Energy is big news just now. The recent devastating oil spill in the Gulf of Mexico and the associated loss of human life hogged headlines and threatened all our pension savings.
We have suddenly had a brief insight into the incredible technology and risks involved in extracting oil from more than a mile beneath the sea.
The stored energy from these ancient compressed plants remains is the elixir of modern life. Oil frees us to travel the world and makes us richer than any previous generations.
However, warning signals abound. Peak oil is near and gets closer as billions in the developing world demand similar standards of living to us, while combustion gases from burning stored carbon are changing the climate with potentially catastrophic effects.
Furthermore, tanker drivers’ strikes and the cold snap last winter remind us how completely we depend on hydrocarbons for transport, heat and power.
What are the solutions?
Thirty per cent of energy is used in buildings. Windmills and photocells will help, but how we control energy use more efficiently while providing comfortable and productive environments is the greatest challenge for building engineers. It is also critical to our personal safety, economy and lifestyles.
Engineering building services is all about using energy to provide comfortable and productive indoor environments.
We start with ‘design conditions’, eg 32 deg C 50 per cent humidity and -4 deg C 100 per cent humidity for the UK. We size our plant to make sure we can maintain the target conditions of, say, 21 deg 40-60 per cent RH in all circumstances.
This means making sure the chillers, pumps and fans can deliver enough water and cool air to compensate for worst case heat gain from occupants, equipment and sun. In winter, the boilers, pumps and heating equipment must keep the occupants warm.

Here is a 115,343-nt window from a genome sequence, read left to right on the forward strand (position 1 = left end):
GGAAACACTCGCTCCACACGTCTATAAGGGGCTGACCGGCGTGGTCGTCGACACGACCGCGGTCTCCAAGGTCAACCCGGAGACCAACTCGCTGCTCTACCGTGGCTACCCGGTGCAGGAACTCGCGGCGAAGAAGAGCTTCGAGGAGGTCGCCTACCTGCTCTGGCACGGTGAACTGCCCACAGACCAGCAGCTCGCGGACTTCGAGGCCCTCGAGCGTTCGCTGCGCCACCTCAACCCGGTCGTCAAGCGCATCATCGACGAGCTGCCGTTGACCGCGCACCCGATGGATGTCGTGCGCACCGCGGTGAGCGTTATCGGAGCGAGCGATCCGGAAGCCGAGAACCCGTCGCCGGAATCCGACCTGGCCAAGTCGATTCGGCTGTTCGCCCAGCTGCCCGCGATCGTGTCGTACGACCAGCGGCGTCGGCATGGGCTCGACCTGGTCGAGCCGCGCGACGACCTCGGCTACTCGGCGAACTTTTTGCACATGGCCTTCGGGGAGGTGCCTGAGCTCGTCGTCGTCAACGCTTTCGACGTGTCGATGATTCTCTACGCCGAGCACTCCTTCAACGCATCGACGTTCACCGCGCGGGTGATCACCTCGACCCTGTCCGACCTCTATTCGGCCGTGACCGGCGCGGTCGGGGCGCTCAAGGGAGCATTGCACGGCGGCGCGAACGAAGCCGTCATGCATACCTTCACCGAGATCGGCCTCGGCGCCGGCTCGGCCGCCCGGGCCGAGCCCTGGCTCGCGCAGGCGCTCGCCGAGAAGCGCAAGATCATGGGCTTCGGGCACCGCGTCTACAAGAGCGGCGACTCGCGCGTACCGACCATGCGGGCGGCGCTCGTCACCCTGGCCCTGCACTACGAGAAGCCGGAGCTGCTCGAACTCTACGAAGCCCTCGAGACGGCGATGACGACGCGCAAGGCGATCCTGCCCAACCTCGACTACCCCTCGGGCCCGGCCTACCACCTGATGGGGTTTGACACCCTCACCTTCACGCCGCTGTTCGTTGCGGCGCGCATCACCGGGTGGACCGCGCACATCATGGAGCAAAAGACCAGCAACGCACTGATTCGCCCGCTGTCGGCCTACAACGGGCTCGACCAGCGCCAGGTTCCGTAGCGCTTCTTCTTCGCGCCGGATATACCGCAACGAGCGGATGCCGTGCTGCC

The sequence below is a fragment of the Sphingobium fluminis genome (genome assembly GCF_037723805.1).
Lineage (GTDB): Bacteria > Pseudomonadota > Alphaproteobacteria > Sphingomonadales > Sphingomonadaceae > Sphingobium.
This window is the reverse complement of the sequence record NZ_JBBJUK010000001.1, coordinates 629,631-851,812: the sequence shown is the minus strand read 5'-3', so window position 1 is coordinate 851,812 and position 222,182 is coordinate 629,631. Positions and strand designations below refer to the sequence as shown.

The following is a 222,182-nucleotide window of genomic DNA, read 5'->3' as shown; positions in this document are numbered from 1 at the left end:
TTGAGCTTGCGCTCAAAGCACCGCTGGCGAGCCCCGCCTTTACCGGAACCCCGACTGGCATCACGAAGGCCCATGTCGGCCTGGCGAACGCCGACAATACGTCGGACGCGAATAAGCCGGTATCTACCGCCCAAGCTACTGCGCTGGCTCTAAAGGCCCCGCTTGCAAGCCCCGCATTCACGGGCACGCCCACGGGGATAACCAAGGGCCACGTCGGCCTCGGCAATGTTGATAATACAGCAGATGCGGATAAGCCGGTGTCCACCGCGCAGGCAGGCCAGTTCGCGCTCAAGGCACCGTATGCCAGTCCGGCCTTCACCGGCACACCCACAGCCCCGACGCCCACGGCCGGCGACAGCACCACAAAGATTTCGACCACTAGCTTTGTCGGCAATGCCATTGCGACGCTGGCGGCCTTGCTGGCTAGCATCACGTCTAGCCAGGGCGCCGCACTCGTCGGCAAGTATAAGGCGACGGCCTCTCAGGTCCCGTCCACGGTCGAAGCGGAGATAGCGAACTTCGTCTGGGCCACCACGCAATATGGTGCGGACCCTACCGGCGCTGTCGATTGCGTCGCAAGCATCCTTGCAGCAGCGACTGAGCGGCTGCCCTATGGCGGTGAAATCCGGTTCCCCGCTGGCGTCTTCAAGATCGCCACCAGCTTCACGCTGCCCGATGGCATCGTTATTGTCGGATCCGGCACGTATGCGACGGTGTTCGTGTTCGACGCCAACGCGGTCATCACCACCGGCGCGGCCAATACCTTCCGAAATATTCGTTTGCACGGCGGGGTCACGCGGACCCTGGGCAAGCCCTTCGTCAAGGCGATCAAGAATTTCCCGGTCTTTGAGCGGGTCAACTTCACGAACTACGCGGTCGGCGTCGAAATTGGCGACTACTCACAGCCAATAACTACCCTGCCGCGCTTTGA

The thing is that these design conditions rarely occur. Normally the building exists in weather conditions somewhere in between these extreme states. This is the proper domain of the controls engineer.
We must ensure sure that a building controls effectively at ‘part load’. That depends on good design, good installation and good operation and maintenance.
Sadly, this is rarely achieved, but improvements can be made by starting the systems design with consideration of how the services will perform in part-load conditions, keeping things simple wherever possible, specifying a building management system and insisting on good quality human interfaces and graphics for non-technical users.
It is also beneficial to produce software and graphics early and test as much as possible off site, as well as pre-commissioning thoroughly then commissioning and testing thoroughly, crediting the validation checks to individuals, providing good quality training and maintaining, and tuning and retuning controls continuously with the building occupied.
Peter McDermott is a building integration consultant at Buro Happold